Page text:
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    Nearly all firms have suffered cloud security threats this year

    Image of someone clicking a cloud icon.



    (Image credit: Shutterstock)

    The vast majority of organizations have suffered at least one cloud-related cybersecurity incident in the last 12 months, a new report from Venafi has claimed. 

    It found that rising complexity, and the lack of clarity over whose responsibility cloud security really is, are two major contributors to these incidents.

    According to Venafi, 81% of firms experienced at least one such incident in the last year. Almost half (45%) suffered as many as four incidents. 

    Security and operational risks

    Most of the time, they experience security incidents during runtime (34%), unauthorized access (33%), misconfigurations (32%), major vulnerabilities that haven’t been patched (24%), or failed audits (19%). 

    At the same time, only unauthorized access made it to the top five list of the biggest operational and security concerns security decision-makers are having. There are also account, services, and traffic hacks (35%), malware and ransomware (31%), privacy issues (31%), and nation-state attacks (26%).

    “Attackers are now on board with business’ shift to cloud computing,” says Kevin Bocek, vice president of security strategy and threat intelligence at Venafi. “The ripest target of attack in the cloud is identity management, especially machine identities. Each of these cloud services, containers, Kubernetes clusters and microservices needs an authenticated machine identity – such as a TLS certificate – to communicate securely. If any of these identities is compromised or misconfigured, it dramatically increases security and operational risks.”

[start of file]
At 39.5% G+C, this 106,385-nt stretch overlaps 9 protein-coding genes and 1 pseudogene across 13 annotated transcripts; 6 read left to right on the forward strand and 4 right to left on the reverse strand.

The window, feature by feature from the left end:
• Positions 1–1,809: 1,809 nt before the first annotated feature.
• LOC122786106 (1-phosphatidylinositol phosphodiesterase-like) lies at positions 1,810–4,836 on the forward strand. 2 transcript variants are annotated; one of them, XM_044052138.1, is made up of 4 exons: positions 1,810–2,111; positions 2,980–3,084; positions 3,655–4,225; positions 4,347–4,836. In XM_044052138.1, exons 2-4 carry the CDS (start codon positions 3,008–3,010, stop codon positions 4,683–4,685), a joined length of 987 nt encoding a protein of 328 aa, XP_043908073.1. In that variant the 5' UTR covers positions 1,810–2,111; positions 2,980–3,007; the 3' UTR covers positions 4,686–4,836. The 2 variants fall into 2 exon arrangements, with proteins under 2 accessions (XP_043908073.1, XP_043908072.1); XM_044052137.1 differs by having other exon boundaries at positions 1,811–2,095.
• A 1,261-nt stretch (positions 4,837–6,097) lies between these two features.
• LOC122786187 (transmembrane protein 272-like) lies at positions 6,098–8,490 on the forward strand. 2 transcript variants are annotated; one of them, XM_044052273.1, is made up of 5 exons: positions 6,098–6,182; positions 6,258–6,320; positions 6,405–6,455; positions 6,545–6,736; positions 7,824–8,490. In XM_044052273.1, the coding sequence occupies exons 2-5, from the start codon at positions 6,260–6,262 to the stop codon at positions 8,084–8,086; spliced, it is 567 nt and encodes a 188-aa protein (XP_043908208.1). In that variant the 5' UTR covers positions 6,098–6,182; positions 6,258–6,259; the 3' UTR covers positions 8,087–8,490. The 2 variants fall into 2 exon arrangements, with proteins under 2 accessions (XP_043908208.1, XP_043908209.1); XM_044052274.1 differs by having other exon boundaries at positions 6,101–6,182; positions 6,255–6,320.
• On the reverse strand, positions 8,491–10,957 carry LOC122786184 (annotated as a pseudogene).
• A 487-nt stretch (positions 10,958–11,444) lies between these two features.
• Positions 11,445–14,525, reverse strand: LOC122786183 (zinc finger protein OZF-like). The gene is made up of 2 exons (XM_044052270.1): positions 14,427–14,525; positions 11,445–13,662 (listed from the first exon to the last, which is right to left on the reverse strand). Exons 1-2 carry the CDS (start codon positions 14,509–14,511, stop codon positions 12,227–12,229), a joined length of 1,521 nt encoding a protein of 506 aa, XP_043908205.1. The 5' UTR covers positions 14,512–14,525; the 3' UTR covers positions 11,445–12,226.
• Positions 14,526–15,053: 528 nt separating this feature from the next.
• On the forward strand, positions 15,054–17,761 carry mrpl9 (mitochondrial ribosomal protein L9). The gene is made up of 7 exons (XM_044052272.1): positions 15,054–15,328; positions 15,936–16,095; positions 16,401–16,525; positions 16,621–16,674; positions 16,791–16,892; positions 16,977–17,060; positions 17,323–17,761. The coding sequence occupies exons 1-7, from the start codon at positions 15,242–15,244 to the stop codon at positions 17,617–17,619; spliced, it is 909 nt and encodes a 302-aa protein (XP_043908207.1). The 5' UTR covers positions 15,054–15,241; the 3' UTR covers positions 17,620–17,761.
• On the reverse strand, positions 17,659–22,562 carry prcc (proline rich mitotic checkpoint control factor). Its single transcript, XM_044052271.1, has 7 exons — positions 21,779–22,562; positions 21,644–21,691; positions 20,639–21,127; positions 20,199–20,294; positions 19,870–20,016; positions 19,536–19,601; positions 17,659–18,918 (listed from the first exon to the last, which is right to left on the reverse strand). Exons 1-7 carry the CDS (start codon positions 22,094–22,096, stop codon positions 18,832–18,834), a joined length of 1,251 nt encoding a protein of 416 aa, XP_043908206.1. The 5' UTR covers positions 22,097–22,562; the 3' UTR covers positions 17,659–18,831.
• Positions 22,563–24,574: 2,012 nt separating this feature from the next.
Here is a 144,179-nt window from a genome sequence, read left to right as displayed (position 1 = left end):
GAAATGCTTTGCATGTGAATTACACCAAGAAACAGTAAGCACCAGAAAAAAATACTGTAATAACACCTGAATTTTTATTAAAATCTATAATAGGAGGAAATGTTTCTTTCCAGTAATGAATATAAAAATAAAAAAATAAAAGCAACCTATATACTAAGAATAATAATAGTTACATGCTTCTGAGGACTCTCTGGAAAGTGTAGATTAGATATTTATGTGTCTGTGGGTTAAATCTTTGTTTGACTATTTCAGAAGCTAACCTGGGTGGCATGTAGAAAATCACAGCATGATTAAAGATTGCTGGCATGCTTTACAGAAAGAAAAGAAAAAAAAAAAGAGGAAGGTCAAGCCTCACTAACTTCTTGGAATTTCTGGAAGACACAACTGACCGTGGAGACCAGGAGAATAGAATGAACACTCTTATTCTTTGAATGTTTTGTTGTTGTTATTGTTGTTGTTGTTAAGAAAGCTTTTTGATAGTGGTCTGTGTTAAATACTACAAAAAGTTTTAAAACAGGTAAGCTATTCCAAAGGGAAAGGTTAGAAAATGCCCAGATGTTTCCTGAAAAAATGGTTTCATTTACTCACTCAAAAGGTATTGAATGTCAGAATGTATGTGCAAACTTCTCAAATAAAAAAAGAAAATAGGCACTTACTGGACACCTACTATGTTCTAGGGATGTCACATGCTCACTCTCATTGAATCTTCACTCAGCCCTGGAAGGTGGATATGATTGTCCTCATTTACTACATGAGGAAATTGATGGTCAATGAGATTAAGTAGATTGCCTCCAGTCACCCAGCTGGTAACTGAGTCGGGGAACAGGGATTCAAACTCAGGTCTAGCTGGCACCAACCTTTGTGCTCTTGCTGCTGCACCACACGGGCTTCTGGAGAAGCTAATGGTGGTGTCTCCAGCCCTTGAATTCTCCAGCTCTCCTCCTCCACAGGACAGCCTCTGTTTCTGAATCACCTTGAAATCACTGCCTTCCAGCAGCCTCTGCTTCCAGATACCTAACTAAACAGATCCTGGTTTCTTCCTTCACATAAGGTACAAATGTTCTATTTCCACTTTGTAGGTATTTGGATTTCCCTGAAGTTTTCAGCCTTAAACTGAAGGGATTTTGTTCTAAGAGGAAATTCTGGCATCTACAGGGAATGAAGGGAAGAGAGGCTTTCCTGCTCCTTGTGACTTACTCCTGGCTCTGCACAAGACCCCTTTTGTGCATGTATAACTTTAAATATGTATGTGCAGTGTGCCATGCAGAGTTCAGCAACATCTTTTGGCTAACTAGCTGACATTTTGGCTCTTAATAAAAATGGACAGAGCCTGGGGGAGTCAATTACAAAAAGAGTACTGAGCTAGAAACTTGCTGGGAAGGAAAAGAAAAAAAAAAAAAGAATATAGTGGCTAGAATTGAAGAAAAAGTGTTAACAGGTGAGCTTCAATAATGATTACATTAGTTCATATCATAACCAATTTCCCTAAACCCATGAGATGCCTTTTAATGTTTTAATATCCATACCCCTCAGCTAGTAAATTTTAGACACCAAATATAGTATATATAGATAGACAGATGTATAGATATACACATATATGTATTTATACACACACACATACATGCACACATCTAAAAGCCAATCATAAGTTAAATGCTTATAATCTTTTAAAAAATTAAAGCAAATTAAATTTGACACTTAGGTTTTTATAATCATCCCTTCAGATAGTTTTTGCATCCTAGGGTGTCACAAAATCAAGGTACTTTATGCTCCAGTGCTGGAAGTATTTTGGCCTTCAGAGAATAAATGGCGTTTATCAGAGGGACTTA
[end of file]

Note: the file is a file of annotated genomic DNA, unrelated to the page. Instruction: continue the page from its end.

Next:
The study has also shown how businesses don’t really know whose responsibility cloud security really is. Enterprise security teams (25%) are the most likely ones to manage app security in the cloud, right before operations teams (23%). For almost a quarter (22%) it should be a collaborative effort shared between multiple teams, while 16% think it should be the responsibility of developers writing cloud applications. 

    Venafi seems to hint that shared responsibility models shouldn’t be adopted, as “security teams and development teams have very different goals and objectives”. While developers need to move fast, it creates visibility issues for security teams. “Without this visibility, security teams cannot evaluate how those controls stack up against security and governance policies,” the report states.

    Organizations studied for the report currently host (opens in new tab) 41% of their applications in the cloud and expect the number to rise to 57% in the next year and a half.

    Sead is a seasoned freelance journalist based in Sarajevo, Bosnia and Herzegovina. He writes about IT (cloud, IoT, 5G, VPN) and cybersecurity (ransomware, data breaches, laws and regulations). In his career, spanning more than a decade, he’s written for numerous media outlets, including Al Jazeera Balkans. He’s also held several modules on content writing for Represent Communications.

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